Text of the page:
With cannabis prices at historic lows and those who operate in Humboldt’s legalized market financially struggling, around 250 cannabis farmers, industry folk and allied community members gathered in front of the Humboldt County Courthouse on Tuesday to demand reprieve from taxes they say endanger farms’ survival.
Specifically in the activists’ sights is Measure S, the county’s cultivation tax initially passed by voters way back in 2016 and tweaked a bit by the Board of Supervisors in subsequent years. The measure, crafted with input from local farmers, was passed before the state’s regulatory framework had materialized and now those affected say the combined burdens are too much to bear. Promotional material distributed by the Suspend Measure S Grassroots Campaign in advance of today’s demonstration outlined the group’s goals:
The wholesale price of cannabis has plummeted post-legalization due to overproduction and prohibitive taxation, including the Humboldt County cultivation tax based on the square footage of allowable, grow space. This tax is paid even if no cannabis is produced or sold, and the tax rate does not fluctuate with market conditions. This tax is not applied to any other agricultural product. As a result, HumCo’s cannabis industry and local economy are in jeopardy as farms continue to shutter. The Suspend Measure S campaign asks the HumCo Board of Supervisors to:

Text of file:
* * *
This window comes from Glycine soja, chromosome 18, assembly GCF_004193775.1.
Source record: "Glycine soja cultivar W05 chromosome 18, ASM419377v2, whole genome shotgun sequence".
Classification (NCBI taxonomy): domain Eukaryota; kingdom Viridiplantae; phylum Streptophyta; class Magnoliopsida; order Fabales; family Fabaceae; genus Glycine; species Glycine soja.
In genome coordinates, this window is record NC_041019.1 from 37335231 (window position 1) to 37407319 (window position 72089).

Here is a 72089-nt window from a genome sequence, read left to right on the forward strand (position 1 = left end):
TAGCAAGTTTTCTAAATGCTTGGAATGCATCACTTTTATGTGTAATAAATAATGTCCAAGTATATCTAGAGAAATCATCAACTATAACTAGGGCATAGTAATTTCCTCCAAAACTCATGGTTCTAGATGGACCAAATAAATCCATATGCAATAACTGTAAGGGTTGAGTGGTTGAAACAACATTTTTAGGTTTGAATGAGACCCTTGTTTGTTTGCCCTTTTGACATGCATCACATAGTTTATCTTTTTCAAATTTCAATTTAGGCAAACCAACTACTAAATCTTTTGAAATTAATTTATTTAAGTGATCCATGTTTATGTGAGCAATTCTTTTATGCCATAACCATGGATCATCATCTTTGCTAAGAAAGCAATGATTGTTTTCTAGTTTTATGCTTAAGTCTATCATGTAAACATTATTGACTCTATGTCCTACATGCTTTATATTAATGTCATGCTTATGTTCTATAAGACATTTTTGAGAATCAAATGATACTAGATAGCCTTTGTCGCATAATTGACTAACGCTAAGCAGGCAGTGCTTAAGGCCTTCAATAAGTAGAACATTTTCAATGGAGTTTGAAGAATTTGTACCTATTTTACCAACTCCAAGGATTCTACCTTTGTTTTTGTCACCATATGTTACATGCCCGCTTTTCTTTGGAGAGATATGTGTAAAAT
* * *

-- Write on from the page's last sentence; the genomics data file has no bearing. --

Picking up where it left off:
Forgive the October 2021 tax payment.
Waive the March 2022 tax payment
Suspend the tax for an additional year
If their request to halt Measure S cultivation taxes is granted, proponents of the move say they will use their less-taxed period to seek further public input to help develop a tax system they find more equitable.
Speaking at Tuesday’s rally, Natalynne DeLapp, executive director of the Humboldt County Growers Alliance, spoke out strongly against post-legalization state and county taxes and regulations before citing some of the grievances she and her members have with Measure S.
“We are standing here today not asking for a handout, but a reprieve from Humboldt County’s flat rate cultivation tax, a tax that does not adjust with market conditions ” DeLapp said. “When Measure S was written and voted on in 2016, over six years ago, the wholesale price of cannabis was at least four times higher and propped up by prohibition. The cost of producing cannabis was lower because California had not yet implemented its licensing fees and taxation structures, nor had the expenses of bringing preexisting farms into compliance been realized.”